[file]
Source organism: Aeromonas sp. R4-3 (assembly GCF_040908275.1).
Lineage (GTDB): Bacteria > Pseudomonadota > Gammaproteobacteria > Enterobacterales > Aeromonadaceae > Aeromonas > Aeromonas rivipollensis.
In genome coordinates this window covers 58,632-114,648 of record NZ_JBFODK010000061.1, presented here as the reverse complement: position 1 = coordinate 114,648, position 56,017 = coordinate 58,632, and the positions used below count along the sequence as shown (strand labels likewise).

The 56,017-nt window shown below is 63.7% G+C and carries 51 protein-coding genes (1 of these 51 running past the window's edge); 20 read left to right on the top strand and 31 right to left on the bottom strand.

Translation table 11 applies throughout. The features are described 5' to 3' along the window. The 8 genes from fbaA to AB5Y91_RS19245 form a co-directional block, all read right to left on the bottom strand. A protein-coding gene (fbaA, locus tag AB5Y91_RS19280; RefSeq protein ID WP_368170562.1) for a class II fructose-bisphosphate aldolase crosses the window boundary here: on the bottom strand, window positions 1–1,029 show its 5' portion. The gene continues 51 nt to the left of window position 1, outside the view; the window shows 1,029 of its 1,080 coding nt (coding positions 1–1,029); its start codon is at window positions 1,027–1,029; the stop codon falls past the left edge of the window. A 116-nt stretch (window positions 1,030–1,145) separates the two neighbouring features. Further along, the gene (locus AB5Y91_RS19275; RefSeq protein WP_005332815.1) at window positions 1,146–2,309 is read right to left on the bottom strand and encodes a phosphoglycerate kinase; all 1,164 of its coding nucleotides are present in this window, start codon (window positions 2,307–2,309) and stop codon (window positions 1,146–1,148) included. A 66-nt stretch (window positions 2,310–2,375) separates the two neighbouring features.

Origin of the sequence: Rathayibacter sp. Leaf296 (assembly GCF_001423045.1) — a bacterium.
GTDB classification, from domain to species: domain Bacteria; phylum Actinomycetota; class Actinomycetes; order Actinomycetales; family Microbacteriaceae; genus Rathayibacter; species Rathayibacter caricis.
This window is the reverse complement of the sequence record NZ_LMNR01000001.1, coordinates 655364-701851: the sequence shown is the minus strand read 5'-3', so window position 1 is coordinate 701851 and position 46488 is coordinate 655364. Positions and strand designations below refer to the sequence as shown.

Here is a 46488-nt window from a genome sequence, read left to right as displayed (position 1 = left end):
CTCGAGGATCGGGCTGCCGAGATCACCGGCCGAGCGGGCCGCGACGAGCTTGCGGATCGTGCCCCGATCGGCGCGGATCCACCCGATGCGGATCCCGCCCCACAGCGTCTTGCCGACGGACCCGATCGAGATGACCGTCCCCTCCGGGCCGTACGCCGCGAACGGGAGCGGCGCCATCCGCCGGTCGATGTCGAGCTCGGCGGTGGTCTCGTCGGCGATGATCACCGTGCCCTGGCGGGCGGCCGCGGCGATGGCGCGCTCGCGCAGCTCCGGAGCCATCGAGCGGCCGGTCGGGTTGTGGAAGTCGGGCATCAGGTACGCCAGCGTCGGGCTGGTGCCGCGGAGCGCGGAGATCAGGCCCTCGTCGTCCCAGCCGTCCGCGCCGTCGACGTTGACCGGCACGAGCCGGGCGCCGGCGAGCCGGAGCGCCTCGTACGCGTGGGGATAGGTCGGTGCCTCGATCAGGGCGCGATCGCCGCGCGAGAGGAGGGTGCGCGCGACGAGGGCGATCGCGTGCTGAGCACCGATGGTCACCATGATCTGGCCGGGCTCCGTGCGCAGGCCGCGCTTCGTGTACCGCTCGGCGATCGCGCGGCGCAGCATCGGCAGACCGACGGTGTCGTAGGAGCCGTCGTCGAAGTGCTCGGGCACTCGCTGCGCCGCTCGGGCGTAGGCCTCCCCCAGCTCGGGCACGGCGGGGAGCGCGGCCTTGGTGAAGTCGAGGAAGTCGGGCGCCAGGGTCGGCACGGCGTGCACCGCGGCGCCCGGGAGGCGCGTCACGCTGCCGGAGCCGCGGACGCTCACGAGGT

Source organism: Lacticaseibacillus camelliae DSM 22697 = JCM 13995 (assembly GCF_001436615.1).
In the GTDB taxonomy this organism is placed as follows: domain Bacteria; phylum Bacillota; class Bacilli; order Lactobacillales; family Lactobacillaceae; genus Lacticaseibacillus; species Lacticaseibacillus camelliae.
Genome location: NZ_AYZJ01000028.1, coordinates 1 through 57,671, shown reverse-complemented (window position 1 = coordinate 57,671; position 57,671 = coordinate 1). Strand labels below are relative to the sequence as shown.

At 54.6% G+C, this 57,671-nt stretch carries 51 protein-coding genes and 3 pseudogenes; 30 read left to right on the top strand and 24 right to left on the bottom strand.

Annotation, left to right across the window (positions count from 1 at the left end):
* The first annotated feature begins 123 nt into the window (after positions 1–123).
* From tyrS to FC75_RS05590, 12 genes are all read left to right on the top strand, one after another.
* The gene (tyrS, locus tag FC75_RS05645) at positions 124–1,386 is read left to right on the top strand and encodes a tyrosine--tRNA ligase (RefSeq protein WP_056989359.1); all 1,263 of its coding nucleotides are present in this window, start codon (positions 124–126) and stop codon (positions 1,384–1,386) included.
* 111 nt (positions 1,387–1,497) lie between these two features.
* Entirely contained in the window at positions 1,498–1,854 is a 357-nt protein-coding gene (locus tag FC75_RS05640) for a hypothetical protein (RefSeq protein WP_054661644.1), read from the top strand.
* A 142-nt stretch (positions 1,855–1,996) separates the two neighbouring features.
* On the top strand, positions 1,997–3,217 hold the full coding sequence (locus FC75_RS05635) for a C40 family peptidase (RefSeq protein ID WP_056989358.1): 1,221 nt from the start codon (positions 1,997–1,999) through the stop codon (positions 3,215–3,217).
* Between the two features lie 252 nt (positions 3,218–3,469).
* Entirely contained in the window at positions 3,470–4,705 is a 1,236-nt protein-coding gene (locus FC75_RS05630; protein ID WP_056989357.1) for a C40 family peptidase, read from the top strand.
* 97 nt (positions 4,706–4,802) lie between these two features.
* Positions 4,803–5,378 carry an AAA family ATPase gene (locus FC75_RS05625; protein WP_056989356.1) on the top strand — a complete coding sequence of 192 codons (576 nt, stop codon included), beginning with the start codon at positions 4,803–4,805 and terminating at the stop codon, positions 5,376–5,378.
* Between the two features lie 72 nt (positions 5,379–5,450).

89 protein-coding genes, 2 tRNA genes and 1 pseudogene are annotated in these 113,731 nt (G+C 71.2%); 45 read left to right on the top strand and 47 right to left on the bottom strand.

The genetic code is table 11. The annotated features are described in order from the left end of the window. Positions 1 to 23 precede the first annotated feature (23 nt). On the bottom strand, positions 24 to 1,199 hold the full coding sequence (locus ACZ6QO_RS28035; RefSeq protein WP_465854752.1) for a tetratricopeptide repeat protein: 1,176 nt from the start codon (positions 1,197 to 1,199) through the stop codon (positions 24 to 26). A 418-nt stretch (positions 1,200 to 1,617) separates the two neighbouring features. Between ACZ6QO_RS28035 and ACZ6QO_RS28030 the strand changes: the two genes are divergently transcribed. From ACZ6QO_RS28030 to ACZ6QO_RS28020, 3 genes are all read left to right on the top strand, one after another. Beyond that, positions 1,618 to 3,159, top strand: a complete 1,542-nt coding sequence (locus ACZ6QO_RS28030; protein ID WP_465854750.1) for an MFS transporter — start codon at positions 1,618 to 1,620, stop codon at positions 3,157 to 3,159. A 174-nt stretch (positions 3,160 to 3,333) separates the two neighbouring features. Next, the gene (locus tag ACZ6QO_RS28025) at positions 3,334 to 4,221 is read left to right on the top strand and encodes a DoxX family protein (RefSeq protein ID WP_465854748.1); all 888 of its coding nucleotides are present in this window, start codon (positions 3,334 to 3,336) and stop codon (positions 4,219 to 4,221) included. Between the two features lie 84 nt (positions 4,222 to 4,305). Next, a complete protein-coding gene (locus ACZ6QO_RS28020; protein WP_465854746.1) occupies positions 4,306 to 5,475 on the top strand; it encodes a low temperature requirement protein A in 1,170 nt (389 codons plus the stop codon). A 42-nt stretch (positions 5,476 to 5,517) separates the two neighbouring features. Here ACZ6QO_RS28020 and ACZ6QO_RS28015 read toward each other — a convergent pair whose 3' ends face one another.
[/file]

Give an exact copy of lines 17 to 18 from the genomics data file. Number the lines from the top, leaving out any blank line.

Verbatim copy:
* From tyrS to FC75_RS05590, 12 genes are all read left to right on the top strand, one after another.
* The gene (tyrS, locus tag FC75_RS05645) at positions 124–1,386 is read left to right on the top strand and encodes a tyrosine--tRNA ligase (RefSeq protein WP_056989359.1); all 1,263 of its coding nucleotides are present in this window, start codon (positions 124–126) and stop codon (positions 1,384–1,386) included.